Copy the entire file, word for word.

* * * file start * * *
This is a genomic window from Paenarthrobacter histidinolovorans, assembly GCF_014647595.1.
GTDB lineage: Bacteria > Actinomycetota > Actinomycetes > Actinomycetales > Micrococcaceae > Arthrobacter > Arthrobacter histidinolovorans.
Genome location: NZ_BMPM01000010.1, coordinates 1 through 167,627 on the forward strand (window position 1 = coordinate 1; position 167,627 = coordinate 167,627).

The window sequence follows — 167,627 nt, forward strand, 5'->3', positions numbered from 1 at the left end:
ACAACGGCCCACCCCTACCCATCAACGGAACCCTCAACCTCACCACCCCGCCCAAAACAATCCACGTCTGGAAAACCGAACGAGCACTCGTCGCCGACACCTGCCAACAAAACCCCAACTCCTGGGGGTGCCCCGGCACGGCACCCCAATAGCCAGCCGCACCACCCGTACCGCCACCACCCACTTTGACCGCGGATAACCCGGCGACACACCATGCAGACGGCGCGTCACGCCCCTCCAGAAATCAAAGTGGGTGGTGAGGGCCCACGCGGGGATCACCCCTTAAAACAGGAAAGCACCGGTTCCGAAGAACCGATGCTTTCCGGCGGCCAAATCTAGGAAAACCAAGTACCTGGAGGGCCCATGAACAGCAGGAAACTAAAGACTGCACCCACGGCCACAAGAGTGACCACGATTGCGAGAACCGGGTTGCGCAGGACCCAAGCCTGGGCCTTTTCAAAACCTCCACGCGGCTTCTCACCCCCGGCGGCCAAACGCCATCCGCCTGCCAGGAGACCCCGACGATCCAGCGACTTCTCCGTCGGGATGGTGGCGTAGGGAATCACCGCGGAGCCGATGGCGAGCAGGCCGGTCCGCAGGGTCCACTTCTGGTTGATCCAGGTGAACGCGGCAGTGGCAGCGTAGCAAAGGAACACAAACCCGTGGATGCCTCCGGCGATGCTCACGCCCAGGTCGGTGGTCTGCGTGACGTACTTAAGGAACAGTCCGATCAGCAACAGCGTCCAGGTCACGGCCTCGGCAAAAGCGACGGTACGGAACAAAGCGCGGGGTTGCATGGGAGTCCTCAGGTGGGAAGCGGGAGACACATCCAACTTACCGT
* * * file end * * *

This is a genomic window from Paenarthrobacter histidinolovorans, assembly GCF_014647595.1.
GTDB lineage: Bacteria > Actinomycetota > Actinomycetes > Actinomycetales > Micrococcaceae > Arthrobacter > Arthrobacter histidinolovorans.
Genome location: NZ_BMPM01000010.1, coordinates 1 through 167,627 on the forward strand (window position 1 = coordinate 1; position 167,627 = coordinate 167,627).

The window sequence follows — 167,627 nt, forward strand, 5'->3', positions numbered from 1 at the left end:
ACAACGGCCCACCCCTACCCATCAACGGAACCCTCAACCTCACCACCCCGCCCAAAACAATCCACGTCTGGAAAACCGAACGAGCACTCGTCGCCGACACCTGCCAACAAAACCCCAACTCCTGGGGGTGCCCCGGCACGGCACCCCAATAGCCAGCCGCACCACCCGTACCGCCACCACCCACTTTGACCGCGGATAACCCGGCGACACACCATGCAGACGGCGCGTCACGCCCCTCCAGAAATCAAAGTGGGTGGTGAGGGCCCACGCGGGGATCACCCCTTAAAACAGGAAAGCACCGGTTCCGAAGAACCGATGCTTTCCGGCGGCCAAATCTAGGAAAACCAAGTACCTGGAGGGCCCATGAACAGCAGGAAACTAAAGACTGCACCCACGGCCACAAGAGTGACCACGATTGCGAGAACCGGGTTGCGCAGGACCCAAGCCTGGGCCTTTTCAAAACCTCCACGCGGCTTCTCACCCCCGGCGGCCAAACGCCATCCGCCTGCCAGGAGACCCCGACGATCCAGCGACTTCTCCGTCGGGATGGTGGCGTAGGGAATCACCGCGGAGCCGATGGCGAGCAGGCCGGTCCGCAGGGTCCACTTCTGGTTGATCCAGGTGAACGCGGCAGTGGCAGCGTAGCAAAGGAACACAAACCCGTGGATGCCTCCGGCGATGCTCACGCCCAGGTCGGTGGTCTGCGTGACGTACTTAAGGAACAGTCCGATCAGCAACAGCGTCCAGGTCACGGCCTCGGCAAAAGCGACGGTACGGAACAAAGCGCGGGGTTGCATGGGAGTCCTCAGGTGGGAAGCGGGAGACACATCCAACTTACCGT